Two weeks ago, the market saw a much-needed correction. The Nifty50 was down 1,000 points from the high of 11,800 to 10,800. A correction was expected, visible in increased volatility at home and abroad, as it needed a fresh round of economic stimulus. There were uncertainties regarding the timing and size of the impetus due to the US presidential election and weak domestic fiscal. The market was pricey, valuations were at record high and corporate earnings lacklustre.
It depended on the easy-money policy and improvement in economy to bring the rally back. For Nifty50, 10,800 was a pivotal level. The market started gaining on hints that governments were working on the second line of support packages. Last week, the market made a good attempt to bounce from a strong support level.
In India, the consensus is that the government is likely to announce sops ahead of the festival season. Initially the view was muted due to lack of government revenue, with the size of the possible package being about 2 percent of the GDP.
The view got stronger this week, as government officials commented positively amid reports that the government intends to provide more than two times the benefit anticipated by the market. The positive view of the Supreme Court on the moratorium issue provided the much-needed impetus to the financial sector, which had been underperforming in the last two quarters, which accounts for more than 1/3rd of the India’s total market capitalisation.
The market and especially the banking sector needed clarity from the government and Reserve Bank of India (RBI), regarding the total amount of compounding and accountability of the interest, or losses to the banking industry due to moratorium.
Recent statements from the government on the likely effect and responsibility along with the SC view brought the issue to a rest. This was a big positive for banks, which bounced back this week.
The start of Q2FY21 results is encouraging, mainly due to IT and banking sector stocks. Positive announcements like buybacks have also lifted the market. Despite Q3 being generally a weak quarter for IT sector, a broad-based growth can be expected in the coming quarters due to good demand.
Banks are showing healthy deposit and advance growth, with signs of recovery in growth to pre-COVID level. A positive verdict—expected in the coming week—from the Supreme Court on loan moratorium, too,will boost the sentiment.
The decision of the monetary policy committee (MPC) to hold the rates was in-line with the market outlook. The RBI was expected to hold the rate and continue providing enough liquidity in the banking system through relevant measures, including OMOs.
Measures like TLTRO & OMO, will help to maintain a good level of funds in the industry at cheap rates from RBI. Further, rationalisation of risk weights for home loans will help banks and NBFCs to reduce provisions and enhance operational flexibility going forward. The RBI policy is expected to become more vibrant, as inflation reduces and credit-demand improves.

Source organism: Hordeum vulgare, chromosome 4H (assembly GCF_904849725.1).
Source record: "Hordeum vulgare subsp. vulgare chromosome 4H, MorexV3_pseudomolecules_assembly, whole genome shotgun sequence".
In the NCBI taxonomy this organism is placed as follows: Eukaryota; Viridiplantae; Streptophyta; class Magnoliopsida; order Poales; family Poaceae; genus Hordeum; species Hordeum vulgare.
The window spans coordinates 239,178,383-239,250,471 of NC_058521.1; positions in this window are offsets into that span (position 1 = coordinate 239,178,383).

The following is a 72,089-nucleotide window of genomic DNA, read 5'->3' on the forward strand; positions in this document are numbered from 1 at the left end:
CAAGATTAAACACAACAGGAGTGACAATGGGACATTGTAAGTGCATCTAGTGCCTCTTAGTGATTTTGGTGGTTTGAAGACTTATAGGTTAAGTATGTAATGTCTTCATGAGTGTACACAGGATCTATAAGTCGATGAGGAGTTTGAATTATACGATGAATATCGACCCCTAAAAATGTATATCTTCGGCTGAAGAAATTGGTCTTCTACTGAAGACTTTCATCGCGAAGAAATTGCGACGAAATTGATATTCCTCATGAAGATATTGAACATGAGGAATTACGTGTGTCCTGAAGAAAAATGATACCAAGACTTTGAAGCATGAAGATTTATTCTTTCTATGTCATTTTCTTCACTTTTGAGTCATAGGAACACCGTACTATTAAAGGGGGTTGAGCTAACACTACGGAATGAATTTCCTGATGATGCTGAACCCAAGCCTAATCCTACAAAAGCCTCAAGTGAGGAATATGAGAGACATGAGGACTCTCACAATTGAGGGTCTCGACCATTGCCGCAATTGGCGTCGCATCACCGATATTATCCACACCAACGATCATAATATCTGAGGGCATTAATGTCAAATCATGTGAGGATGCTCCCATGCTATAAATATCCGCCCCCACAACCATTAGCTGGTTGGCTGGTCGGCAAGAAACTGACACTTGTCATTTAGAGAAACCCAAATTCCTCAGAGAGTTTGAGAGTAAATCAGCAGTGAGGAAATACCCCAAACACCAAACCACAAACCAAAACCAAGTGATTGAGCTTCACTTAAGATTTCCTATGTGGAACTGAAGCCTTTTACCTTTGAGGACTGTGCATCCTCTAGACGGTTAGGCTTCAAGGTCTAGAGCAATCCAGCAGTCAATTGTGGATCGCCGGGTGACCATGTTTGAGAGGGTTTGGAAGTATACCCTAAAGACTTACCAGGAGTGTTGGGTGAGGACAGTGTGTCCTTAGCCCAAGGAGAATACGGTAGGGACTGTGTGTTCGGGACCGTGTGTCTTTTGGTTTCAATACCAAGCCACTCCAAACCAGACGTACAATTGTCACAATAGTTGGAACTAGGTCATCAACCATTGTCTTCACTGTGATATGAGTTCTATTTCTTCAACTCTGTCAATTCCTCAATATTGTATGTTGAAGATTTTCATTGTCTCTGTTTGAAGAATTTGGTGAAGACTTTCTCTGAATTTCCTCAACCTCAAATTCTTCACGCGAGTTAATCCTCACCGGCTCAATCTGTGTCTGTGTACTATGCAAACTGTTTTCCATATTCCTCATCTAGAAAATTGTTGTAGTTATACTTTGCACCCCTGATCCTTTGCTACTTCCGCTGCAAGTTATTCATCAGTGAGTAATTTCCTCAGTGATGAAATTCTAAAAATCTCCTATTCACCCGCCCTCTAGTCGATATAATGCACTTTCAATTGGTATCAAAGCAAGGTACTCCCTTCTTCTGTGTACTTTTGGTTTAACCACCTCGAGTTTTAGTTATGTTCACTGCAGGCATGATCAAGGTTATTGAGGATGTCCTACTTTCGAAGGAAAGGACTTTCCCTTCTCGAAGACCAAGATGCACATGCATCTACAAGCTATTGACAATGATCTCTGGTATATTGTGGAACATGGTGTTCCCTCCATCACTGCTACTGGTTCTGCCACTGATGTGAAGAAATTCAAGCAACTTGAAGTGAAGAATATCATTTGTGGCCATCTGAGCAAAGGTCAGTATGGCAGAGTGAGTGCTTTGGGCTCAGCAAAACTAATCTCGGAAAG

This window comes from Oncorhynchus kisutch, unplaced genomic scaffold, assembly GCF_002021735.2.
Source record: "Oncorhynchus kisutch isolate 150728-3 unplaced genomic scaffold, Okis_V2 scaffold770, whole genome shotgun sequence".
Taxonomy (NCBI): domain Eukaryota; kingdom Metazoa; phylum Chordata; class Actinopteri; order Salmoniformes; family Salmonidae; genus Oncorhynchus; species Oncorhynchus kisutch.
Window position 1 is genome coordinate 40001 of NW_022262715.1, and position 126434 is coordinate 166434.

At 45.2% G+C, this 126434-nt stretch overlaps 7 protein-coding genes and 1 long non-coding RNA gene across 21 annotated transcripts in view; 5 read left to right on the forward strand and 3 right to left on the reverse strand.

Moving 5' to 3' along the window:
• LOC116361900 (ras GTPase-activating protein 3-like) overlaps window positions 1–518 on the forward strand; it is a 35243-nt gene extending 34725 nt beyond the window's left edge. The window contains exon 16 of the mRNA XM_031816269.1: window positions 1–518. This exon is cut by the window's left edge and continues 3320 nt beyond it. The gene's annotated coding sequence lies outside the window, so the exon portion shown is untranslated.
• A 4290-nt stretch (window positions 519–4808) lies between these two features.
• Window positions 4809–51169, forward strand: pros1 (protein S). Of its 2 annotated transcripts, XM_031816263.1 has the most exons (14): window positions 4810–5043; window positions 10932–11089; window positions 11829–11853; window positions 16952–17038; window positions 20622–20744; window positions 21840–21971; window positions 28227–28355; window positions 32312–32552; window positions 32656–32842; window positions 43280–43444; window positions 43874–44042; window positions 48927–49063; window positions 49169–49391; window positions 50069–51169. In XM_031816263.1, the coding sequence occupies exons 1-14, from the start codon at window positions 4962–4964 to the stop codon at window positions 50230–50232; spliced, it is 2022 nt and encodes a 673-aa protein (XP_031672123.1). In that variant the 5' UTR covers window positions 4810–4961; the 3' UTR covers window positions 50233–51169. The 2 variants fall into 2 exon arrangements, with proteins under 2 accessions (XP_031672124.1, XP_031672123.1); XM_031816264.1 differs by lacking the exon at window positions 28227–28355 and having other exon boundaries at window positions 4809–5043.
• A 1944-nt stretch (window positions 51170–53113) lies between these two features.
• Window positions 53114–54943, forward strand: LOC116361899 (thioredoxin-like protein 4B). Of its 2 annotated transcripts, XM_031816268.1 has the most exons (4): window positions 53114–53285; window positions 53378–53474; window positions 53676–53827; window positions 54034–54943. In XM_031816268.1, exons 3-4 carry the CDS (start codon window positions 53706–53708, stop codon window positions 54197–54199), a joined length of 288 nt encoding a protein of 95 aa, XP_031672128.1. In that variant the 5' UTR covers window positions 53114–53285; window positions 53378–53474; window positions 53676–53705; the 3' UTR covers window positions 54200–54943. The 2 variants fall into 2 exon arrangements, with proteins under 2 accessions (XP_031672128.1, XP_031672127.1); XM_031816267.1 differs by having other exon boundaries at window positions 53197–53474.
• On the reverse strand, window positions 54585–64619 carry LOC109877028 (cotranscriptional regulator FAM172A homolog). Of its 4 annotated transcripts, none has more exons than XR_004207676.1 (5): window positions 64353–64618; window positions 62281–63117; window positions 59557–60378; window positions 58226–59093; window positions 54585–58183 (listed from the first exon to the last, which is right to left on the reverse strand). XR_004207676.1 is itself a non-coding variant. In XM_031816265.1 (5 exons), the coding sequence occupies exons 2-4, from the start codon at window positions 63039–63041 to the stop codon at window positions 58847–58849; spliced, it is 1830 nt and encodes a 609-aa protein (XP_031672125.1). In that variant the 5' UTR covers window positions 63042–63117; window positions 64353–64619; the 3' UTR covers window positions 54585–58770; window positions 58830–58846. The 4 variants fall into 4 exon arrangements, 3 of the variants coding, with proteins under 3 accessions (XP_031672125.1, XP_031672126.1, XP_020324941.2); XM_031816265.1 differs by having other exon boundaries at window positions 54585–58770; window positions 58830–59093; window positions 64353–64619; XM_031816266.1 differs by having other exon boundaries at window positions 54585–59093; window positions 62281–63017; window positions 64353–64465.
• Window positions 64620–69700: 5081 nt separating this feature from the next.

In the global market, President Donald Trump’s return to the White House from the hospital and provisioning of an immediate cash aid to individuals and measures for businesses deeply impacted by COVID-19 boosted the markets.
The market was concerned about the timing of stimulus in the US. The intermediate fiscal support addressed the immediate issue while positive comments from the government regarding the stimulus boosted sentiment. It provided the much-needed confidence that whatever the outcome of the election, the government was prepared to provide a stimulus on time.
The US has a rich outlook on the economy post-elections. A big stimulus is also expected in the Euro region by December.
Indian markets have a very positive view on the ongoing Q2 results, especially on a QoQ basis, led by pent-up demand. Among sectors, the financial sector is the most promising on both QoQ and YoY basis.
Led by the strong traction of the economy, largecaps are anticipated to benefit while mid and small-caps can have a lag effect. Other sectors that are likely to do well are IT, metals, mining and pharma, with an improvement in the business outlook.
Secondary indices of mid and smallcaps are under some resistance, as investors are risk-averse at these high levels. In the last one week, largecaps are up 5 percent while mid and smallcaps remain flat, with a negative bias. Overall, stock-specific positivity or negativity is expected, as per the Q2 prediction and actual developments.
(Vinod Nair is Head of Research at Geojit Financial Services.)
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